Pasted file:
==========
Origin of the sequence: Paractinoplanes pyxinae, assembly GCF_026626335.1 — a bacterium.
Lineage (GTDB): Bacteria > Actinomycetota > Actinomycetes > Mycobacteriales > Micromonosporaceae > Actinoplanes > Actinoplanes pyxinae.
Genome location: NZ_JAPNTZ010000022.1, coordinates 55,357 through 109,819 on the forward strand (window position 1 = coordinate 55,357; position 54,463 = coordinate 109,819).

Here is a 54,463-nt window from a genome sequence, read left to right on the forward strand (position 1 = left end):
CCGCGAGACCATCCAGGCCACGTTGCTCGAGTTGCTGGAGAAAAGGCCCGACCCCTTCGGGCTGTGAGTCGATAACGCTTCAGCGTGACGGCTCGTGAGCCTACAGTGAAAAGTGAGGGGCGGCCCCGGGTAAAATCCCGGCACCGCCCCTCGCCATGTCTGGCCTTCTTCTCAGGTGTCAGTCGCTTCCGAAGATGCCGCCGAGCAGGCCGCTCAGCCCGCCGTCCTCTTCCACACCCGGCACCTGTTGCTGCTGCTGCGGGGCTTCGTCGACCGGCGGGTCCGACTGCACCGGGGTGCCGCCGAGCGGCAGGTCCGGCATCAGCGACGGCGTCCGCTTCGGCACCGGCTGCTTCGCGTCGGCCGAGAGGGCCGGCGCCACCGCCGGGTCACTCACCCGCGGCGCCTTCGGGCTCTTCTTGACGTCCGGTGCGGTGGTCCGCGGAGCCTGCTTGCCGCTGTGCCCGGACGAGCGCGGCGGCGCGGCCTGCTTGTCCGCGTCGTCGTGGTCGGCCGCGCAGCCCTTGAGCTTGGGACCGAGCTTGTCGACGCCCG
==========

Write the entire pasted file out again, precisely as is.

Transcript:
Origin of the sequence: Paractinoplanes pyxinae, assembly GCF_026626335.1 — a bacterium.
Lineage (GTDB): Bacteria > Actinomycetota > Actinomycetes > Mycobacteriales > Micromonosporaceae > Actinoplanes > Actinoplanes pyxinae.
Genome location: NZ_JAPNTZ010000022.1, coordinates 55,357 through 109,819 on the forward strand (window position 1 = coordinate 55,357; position 54,463 = coordinate 109,819).

Here is a 54,463-nt window from a genome sequence, read left to right on the forward strand (position 1 = left end):
CCGCGAGACCATCCAGGCCACGTTGCTCGAGTTGCTGGAGAAAAGGCCCGACCCCTTCGGGCTGTGAGTCGATAACGCTTCAGCGTGACGGCTCGTGAGCCTACAGTGAAAAGTGAGGGGCGGCCCCGGGTAAAATCCCGGCACCGCCCCTCGCCATGTCTGGCCTTCTTCTCAGGTGTCAGTCGCTTCCGAAGATGCCGCCGAGCAGGCCGCTCAGCCCGCCGTCCTCTTCCACACCCGGCACCTGTTGCTGCTGCTGCGGGGCTTCGTCGACCGGCGGGTCCGACTGCACCGGGGTGCCGCCGAGCGGCAGGTCCGGCATCAGCGACGGCGTCCGCTTCGGCACCGGCTGCTTCGCGTCGGCCGAGAGGGCCGGCGCCACCGCCGGGTCACTCACCCGCGGCGCCTTCGGGCTCTTCTTGACGTCCGGTGCGGTGGTCCGCGGAGCCTGCTTGCCGCTGTGCCCGGACGAGCGCGGCGGCGCGGCCTGCTTGTCCGCGTCGTCGTGGTCGGCCGCGCAGCCCTTGAGCTTGGGACCGAGCTTGTCGACGCCCG